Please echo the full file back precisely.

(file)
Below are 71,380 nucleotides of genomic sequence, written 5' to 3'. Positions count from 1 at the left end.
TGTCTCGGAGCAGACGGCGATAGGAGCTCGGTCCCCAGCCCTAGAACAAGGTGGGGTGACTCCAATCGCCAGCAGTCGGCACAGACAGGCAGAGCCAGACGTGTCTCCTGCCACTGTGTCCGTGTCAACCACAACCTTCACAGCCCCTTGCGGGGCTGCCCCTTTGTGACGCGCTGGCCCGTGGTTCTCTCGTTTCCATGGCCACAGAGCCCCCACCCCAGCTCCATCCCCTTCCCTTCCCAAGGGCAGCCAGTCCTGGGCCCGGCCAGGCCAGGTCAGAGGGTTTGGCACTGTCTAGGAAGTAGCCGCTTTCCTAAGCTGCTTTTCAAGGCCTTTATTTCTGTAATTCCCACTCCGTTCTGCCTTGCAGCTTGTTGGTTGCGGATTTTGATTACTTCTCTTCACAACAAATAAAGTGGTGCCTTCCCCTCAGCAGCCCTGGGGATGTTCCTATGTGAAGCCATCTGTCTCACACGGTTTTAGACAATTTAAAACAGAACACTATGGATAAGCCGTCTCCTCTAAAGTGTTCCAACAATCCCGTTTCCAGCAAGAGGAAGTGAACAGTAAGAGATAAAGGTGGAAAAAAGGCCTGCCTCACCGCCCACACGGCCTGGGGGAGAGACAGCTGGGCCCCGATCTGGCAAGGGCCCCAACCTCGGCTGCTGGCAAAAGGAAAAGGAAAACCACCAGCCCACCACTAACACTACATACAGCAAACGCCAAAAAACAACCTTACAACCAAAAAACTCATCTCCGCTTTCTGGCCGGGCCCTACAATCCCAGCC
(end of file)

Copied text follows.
Below are 71,380 nucleotides of genomic sequence, written 5' to 3'. Positions count from 1 at the left end.
TGTCTCGGAGCAGACGGCGATAGGAGCTCGGTCCCCAGCCCTAGAACAAGGTGGGGTGACTCCAATCGCCAGCAGTCGGCACAGACAGGCAGAGCCAGACGTGTCTCCTGCCACTGTGTCCGTGTCAACCACAACCTTCACAGCCCCTTGCGGGGCTGCCCCTTTGTGACGCGCTGGCCCGTGGTTCTCTCGTTTCCATGGCCACAGAGCCCCCACCCCAGCTCCATCCCCTTCCCTTCCCAAGGGCAGCCAGTCCTGGGCCCGGCCAGGCCAGGTCAGAGGGTTTGGCACTGTCTAGGAAGTAGCCGCTTTCCTAAGCTGCTTTTCAAGGCCTTTATTTCTGTAATTCCCACTCCGTTCTGCCTTGCAGCTTGTTGGTTGCGGATTTTGATTACTTCTCTTCACAACAAATAAAGTGGTGCCTTCCCCTCAGCAGCCCTGGGGATGTTCCTATGTGAAGCCATCTGTCTCACACGGTTTTAGACAATTTAAAACAGAACACTATGGATAAGCCGTCTCCTCTAAAGTGTTCCAACAATCCCGTTTCCAGCAAGAGGAAGTGAACAGTAAGAGATAAAGGTGGAAAAAAGGCCTGCCTCACCGCCCACACGGCCTGGGGGAGAGACAGCTGGGCCCCGATCTGGCAAGGGCCCCAACCTCGGCTGCTGGCAAAAGGAAAAGGAAAACCACCAGCCCACCACTAACACTACATACAGCAAACGCCAAAAAACAACCTTACAACCAAAAAACTCATCTCCGCTTTCTGGCCGGGCCCTACAATCCCAGCC